Friday, May 7, 2010

Don't listen to Maria Shriver or Rob Lowe

"I have silver bullets in here."

Lately, I find myself growing increasingly weary of Los Angeles. Any day now, I'm sure that I'll wind up running around naked in some Mexican's backyard in Fresno waiting for the aliens to come and take me home. I’m just sick to death of these fratty, trust-fund kids-turned-executives with their endless, meandering “notes.” They’re all dating teenagers who can barely walk in heels, let alone speak coherently on the subject of healthcare reform. Enough is enough!

All my snack breaks are spent perusing Manhattan real estate over my Danon Light&Fit yogurts. Then I remember that one of the glories of California living is that I can always hop in my car with my ipod blaring and, an hour later in either direction, I can have a daytrip in some of the most beautiful landscapes in the country. Just ask Dee Wallace (formerly Stone)!

Dee was equally burnt out in the early eighties. As a single mother, she had to work at least three jobs to keep her gay son in leg-warmers and jelly bracelets. Her E.T. check had yet to clear so she was working as a TV journalist, going undercover for the LAPD. One night, after a particularly arduous stakeout in a pornography shoppe, she reached her breaking point. Nothing is ever enough!  Dee needed to get away so, upon the bequest of her therapist, she drove a couple hours north to a day spa in the redwoods. Good for her. My therapist just tells me that everything’s my mother’s fault – she never offers me a weekend away, all expenses paid!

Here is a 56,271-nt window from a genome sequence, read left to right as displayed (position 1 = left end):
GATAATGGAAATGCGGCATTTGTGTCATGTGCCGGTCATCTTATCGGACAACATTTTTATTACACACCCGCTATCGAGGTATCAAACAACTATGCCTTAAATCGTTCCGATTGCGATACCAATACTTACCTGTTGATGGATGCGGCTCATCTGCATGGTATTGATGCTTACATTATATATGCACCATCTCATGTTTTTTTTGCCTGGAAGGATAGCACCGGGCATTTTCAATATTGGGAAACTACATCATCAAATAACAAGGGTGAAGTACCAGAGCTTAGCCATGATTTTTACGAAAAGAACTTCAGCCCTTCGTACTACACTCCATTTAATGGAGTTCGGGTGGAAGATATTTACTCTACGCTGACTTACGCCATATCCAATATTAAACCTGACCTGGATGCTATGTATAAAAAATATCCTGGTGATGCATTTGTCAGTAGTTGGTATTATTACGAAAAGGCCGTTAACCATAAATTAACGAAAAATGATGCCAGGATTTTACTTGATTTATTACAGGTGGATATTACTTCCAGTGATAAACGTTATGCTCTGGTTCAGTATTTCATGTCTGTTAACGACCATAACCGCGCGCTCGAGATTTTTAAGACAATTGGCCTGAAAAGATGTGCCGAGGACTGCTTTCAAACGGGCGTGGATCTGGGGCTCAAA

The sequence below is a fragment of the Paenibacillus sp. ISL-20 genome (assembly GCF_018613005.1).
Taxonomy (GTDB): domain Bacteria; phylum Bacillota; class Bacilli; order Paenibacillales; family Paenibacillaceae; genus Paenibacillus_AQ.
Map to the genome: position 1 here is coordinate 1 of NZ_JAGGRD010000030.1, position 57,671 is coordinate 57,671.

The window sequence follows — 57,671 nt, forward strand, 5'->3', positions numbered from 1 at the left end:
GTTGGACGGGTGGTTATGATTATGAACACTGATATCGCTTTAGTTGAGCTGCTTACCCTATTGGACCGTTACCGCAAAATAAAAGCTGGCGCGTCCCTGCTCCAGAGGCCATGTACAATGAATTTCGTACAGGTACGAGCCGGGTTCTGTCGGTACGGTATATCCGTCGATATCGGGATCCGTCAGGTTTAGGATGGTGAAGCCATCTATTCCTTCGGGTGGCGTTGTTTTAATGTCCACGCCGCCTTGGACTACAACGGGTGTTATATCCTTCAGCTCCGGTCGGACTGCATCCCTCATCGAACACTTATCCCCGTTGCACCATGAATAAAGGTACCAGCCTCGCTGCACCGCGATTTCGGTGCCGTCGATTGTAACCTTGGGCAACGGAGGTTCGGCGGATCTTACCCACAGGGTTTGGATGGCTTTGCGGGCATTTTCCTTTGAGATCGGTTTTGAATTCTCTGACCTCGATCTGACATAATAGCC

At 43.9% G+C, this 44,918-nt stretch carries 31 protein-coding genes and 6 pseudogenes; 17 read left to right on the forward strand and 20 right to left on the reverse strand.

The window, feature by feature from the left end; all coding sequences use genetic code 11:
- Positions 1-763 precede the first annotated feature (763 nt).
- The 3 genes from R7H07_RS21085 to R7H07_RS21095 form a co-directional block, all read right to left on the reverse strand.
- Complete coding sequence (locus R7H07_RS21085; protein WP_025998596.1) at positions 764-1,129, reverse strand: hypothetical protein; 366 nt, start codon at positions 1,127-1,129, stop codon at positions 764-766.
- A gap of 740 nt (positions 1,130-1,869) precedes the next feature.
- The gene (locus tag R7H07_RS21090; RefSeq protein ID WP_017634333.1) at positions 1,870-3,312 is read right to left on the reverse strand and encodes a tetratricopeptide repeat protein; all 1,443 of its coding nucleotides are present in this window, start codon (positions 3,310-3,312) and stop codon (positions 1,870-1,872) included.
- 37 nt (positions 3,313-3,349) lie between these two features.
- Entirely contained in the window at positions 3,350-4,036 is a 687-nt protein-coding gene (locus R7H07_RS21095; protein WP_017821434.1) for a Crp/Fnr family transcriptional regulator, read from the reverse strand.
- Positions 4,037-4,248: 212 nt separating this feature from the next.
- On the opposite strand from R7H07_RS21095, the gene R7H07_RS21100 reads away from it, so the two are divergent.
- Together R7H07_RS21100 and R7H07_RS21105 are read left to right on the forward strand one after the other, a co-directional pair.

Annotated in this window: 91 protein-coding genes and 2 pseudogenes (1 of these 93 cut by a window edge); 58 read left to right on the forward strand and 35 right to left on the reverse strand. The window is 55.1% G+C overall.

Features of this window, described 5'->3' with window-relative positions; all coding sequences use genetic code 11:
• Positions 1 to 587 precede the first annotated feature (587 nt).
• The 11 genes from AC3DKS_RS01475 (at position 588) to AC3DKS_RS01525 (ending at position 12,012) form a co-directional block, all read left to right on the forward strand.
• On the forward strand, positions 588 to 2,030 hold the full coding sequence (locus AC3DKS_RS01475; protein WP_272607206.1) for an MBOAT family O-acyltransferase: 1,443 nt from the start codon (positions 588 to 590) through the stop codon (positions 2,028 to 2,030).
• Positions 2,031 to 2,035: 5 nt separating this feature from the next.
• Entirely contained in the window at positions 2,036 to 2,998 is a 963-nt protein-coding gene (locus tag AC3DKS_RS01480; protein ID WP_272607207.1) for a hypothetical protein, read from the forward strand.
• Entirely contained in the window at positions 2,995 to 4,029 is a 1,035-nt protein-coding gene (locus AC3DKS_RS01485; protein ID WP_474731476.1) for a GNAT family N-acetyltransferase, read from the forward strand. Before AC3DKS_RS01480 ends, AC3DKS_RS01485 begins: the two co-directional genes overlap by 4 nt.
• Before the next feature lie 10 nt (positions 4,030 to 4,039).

When Dee starts hearing The Howling (1981), she realizes that in California things are never what they seem. All these hippies offering facials and redwood yoga are flesh-hungry WEREWOLVES! And you wonder why I refuse to go to Coachella or that hippy, BurningWickerMan thing in the desert!

What The Howling lacks in nuance and tone and effects (it never comes close to the brilliance of An American Werewolf in London) it makes up for it in damsel-in-distress/Dee Wallace realness.  Just like a transplanted New Yorker trying to make sense of Los Angeles, Dee is emotionally raw and it's fascinatingly out of place. With that said, I think I'm gonna drive my Mazda rx7 up the coast this weekend.  I could use a day of redwood yoga!

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